By Kevin Williams
When I was in Smyrna last week I was lucky enough to catch my friend, Chris Speicher, at home. He's a very interesting man with lots of interest in holistic health and healing. Recently he and his wife started selling baked goods at the Houlton Farmers Market in Houlton, Maine each Saturday during the summer and fall. So if you are lucky enough to be near there, I have one word: VISIT!!! You'll be very lucky to snag one of their pies or homemade loaves of bread. Here is information about days and hours.
"You know, that gluten-free is really popular," Speicher commented during our conversation. He said that they make a homemade oatmeal bread that is not gluten-free, but has earned raved reviews from those steering away from gluten. SIGH, I'm a glutton for gluten. Bread does me in...Speicher isn't sure why his oatmeal bread sells so well, but it does (maybe people buy and think it is gluten-free, he doesn't advertise it as such and his recipe does have "a little white flour" in it).
Who knows? He also gave me a box of an interesting sounding herbal supplement which he said has something curative qualities for digestive issues. I'm still researching that and I'll report back.
Meanwhile, I have an Amish oatmeal bread recipe in my archives that I thought I'd share.
The Amish woman in Indiana says of the bread:
"While often sliced and served for supper, fresh bread can be found on the table at any meal of the day. I used to make a lot more bread when all of our children were still living at home – usually about nine loaves a week. I would bake the bread before they came so when they got in the door it was good and warm.”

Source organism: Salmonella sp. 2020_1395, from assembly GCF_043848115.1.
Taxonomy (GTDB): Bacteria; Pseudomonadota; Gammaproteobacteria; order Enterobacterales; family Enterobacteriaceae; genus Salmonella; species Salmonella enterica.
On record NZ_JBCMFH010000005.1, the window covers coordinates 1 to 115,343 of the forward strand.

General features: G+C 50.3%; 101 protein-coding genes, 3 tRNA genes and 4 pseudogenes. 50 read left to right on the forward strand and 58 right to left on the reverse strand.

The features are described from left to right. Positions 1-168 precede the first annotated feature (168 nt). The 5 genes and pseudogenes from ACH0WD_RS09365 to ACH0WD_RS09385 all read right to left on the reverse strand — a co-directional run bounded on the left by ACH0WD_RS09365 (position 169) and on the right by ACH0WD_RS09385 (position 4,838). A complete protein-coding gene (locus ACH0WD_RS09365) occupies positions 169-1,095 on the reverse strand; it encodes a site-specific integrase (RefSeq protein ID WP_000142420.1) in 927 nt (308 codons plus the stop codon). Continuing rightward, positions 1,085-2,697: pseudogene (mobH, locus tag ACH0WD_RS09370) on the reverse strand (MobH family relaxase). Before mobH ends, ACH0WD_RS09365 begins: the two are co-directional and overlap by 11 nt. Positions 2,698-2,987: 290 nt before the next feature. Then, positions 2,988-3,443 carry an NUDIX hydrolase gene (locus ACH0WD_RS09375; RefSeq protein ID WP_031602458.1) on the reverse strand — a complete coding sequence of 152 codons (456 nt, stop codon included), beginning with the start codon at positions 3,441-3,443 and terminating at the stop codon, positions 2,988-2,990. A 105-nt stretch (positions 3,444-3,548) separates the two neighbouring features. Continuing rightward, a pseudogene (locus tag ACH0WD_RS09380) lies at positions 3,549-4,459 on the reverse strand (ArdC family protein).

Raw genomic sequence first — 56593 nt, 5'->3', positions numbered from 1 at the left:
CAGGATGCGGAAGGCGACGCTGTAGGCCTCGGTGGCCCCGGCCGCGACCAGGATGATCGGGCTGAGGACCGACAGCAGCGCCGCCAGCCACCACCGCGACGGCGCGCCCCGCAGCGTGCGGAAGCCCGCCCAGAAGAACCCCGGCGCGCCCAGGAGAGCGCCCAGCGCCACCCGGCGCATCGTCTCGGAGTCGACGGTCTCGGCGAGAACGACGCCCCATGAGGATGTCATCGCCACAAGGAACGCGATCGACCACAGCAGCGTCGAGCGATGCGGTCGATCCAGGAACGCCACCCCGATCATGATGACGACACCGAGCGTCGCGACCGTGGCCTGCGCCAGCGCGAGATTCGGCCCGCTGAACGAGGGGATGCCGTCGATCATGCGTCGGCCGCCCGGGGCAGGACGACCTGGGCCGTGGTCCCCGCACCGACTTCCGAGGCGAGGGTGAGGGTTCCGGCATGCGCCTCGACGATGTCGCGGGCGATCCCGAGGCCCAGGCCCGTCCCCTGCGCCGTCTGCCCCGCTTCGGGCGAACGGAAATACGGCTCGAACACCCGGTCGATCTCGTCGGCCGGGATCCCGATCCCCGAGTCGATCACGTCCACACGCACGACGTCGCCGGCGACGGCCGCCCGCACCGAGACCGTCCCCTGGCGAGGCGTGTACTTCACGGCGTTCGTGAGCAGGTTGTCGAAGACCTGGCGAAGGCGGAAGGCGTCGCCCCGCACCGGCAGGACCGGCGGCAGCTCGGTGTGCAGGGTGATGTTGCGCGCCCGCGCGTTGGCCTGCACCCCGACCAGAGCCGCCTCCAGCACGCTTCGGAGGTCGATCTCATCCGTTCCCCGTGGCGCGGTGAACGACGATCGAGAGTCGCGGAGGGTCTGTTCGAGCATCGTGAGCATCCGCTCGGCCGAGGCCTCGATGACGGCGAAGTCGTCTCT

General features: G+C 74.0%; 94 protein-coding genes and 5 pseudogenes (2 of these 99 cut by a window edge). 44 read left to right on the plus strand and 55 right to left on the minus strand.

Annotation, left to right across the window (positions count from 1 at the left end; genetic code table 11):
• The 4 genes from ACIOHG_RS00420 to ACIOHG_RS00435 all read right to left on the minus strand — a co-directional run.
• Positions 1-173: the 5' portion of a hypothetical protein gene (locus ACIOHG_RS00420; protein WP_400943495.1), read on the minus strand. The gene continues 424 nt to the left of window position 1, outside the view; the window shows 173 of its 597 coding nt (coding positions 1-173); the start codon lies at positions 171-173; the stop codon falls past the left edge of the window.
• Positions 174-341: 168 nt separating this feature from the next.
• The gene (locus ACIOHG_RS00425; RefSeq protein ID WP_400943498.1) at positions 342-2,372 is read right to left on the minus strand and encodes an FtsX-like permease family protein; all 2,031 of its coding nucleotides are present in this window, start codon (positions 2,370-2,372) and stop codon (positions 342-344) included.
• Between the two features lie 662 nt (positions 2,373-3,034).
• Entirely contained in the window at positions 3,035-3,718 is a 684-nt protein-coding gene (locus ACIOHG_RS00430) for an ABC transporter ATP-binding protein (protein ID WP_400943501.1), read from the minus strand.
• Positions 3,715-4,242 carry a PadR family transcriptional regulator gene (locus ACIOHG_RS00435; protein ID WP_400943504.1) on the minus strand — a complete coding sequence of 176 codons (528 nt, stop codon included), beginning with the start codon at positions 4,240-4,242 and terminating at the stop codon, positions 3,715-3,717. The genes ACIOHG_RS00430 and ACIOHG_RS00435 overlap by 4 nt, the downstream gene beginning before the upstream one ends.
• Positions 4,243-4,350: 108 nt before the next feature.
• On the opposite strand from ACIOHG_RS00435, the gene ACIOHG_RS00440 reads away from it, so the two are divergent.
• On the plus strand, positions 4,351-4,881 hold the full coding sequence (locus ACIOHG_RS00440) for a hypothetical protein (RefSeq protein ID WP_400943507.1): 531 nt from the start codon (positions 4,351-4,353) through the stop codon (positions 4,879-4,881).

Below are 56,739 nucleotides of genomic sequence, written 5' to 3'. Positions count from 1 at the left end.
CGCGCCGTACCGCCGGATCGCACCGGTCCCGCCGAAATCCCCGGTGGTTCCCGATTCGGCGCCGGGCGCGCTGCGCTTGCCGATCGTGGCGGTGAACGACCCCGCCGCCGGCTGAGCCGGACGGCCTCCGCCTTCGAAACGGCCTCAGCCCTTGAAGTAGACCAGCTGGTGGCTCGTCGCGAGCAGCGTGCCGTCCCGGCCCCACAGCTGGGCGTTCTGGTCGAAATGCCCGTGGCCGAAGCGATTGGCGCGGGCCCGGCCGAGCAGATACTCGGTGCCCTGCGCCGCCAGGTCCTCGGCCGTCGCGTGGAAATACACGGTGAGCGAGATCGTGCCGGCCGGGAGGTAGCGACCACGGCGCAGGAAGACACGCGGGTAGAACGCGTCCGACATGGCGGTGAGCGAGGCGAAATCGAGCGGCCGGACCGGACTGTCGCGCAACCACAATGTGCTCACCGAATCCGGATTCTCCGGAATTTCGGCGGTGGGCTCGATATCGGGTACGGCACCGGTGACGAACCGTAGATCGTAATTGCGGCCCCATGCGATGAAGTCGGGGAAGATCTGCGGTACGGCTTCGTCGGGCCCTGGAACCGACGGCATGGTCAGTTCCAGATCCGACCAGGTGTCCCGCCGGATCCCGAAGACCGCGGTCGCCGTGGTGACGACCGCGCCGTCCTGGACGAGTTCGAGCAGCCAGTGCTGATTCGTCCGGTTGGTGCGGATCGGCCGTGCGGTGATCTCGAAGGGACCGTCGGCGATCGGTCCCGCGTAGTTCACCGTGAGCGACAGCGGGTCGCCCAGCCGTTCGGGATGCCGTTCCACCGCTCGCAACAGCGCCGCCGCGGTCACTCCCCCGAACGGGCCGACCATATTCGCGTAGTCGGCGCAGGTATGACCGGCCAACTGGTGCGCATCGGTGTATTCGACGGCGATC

Here is her recipe. My guess is that it has more white flour than Chris's, this oatmeal bread version is from at least 30 years ago before the gluten-free trends swept in.
- 1 cup whole wheat flour
- 2 cups quick-cooking oats
- ½ cup firmly packed brown sugar
- 2 tablespoons salt
- 4 tablespoons butter
- 4 cups boiling water
- 2 (1/4-ounce ) packages active dry yeast
- 1 cup warm water
- 9 to 10 cups bread flour
- In a large bowl, mix together the flour, oats, brown sugar, salt, and butter.
- Pour the boiling water over the top and mix.
- Let cool to lukewarm.
- Dissolve the yeast in the warm water and add to the oat mixture.
- Add enough bread flour to make an elastic dough and knead thoroughly until smooth.
- Place the dough in a large greased bowl and turn once so it’s greased lightly on top.
- Cover with a loose piece of cheesecloth or plastic wrap and set in a warm, draft-free place to rise until double (about 2 hours).
- Punch the dough down, then re-cover and let rise again until nearly double (about 90 minutes). Divide the dough evenly into 4 balls and shape into loaves.
- Place each loaf in a greased loaf pan, cover, and set in a warm, draft-free place to rise again until nearly double (about 90 minutes).
- Bake in a 350°F oven for 30 minutes, until the loaves are nicely browned and sound hollow when tapped.